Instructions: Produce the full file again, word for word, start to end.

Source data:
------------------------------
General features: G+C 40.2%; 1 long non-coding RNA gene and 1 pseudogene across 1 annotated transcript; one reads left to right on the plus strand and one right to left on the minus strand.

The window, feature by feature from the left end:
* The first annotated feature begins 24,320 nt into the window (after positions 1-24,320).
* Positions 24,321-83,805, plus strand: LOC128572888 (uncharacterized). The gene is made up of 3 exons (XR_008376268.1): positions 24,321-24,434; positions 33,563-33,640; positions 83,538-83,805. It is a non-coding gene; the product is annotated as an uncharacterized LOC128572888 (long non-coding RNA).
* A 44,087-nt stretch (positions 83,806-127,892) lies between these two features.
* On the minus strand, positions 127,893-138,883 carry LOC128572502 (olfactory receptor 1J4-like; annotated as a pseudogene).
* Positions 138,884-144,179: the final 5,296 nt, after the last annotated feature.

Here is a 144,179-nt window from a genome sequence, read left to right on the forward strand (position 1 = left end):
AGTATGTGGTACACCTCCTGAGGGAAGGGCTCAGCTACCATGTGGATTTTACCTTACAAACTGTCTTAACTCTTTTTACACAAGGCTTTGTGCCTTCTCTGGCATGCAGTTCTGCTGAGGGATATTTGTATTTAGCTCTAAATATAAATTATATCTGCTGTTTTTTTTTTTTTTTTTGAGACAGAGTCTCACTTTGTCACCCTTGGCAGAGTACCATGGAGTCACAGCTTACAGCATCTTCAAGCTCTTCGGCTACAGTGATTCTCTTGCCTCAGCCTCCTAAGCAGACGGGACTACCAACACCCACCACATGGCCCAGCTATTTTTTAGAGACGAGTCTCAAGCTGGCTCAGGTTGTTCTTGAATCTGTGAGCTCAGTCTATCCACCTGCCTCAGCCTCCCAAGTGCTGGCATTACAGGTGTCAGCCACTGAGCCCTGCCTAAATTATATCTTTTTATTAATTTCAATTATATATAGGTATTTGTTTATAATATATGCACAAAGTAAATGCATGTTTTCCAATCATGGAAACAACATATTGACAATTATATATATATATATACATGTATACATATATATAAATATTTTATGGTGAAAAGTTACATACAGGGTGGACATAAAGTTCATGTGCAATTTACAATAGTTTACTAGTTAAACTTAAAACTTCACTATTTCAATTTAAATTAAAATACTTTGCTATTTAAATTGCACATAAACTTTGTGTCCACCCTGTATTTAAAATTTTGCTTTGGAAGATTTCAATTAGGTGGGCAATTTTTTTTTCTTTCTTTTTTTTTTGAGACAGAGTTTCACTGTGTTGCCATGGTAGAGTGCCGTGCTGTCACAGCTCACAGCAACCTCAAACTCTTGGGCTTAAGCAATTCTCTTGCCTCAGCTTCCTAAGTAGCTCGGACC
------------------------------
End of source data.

General features: G+C 40.2%; 1 long non-coding RNA gene and 1 pseudogene across 1 annotated transcript; one reads left to right on the plus strand and one right to left on the minus strand.

The window, feature by feature from the left end:
* The first annotated feature begins 24,320 nt into the window (after positions 1-24,320).
* Positions 24,321-83,805, plus strand: LOC128572888 (uncharacterized). The gene is made up of 3 exons (XR_008376268.1): positions 24,321-24,434; positions 33,563-33,640; positions 83,538-83,805. It is a non-coding gene; the product is annotated as an uncharacterized LOC128572888 (long non-coding RNA).
* A 44,087-nt stretch (positions 83,806-127,892) lies between these two features.
* On the minus strand, positions 127,893-138,883 carry LOC128572502 (olfactory receptor 1J4-like; annotated as a pseudogene).
* Positions 138,884-144,179: the final 5,296 nt, after the last annotated feature.

Here is a 144,179-nt window from a genome sequence, read left to right on the forward strand (position 1 = left end):
AGTATGTGGTACACCTCCTGAGGGAAGGGCTCAGCTACCATGTGGATTTTACCTTACAAACTGTCTTAACTCTTTTTACACAAGGCTTTGTGCCTTCTCTGGCATGCAGTTCTGCTGAGGGATATTTGTATTTAGCTCTAAATATAAATTATATCTGCTGTTTTTTTTTTTTTTTTTGAGACAGAGTCTCACTTTGTCACCCTTGGCAGAGTACCATGGAGTCACAGCTTACAGCATCTTCAAGCTCTTCGGCTACAGTGATTCTCTTGCCTCAGCCTCCTAAGCAGACGGGACTACCAACACCCACCACATGGCCCAGCTATTTTTTAGAGACGAGTCTCAAGCTGGCTCAGGTTGTTCTTGAATCTGTGAGCTCAGTCTATCCACCTGCCTCAGCCTCCCAAGTGCTGGCATTACAGGTGTCAGCCACTGAGCCCTGCCTAAATTATATCTTTTTATTAATTTCAATTATATATAGGTATTTGTTTATAATATATGCACAAAGTAAATGCATGTTTTCCAATCATGGAAACAACATATTGACAATTATATATATATATATACATGTATACATATATATAAATATTTTATGGTGAAAAGTTACATACAGGGTGGACATAAAGTTCATGTGCAATTTACAATAGTTTACTAGTTAAACTTAAAACTTCACTATTTCAATTTAAATTAAAATACTTTGCTATTTAAATTGCACATAAACTTTGTGTCCACCCTGTATTTAAAATTTTGCTTTGGAAGATTTCAATTAGGTGGGCAATTTTTTTTTCTTTCTTTTTTTTTTGAGACAGAGTTTCACTGTGTTGCCATGGTAGAGTGCCGTGCTGTCACAGCTCACAGCAACCTCAAACTCTTGGGCTTAAGCAATTCTCTTGCCTCAGCTTCCTAAGTAGCTCGGACC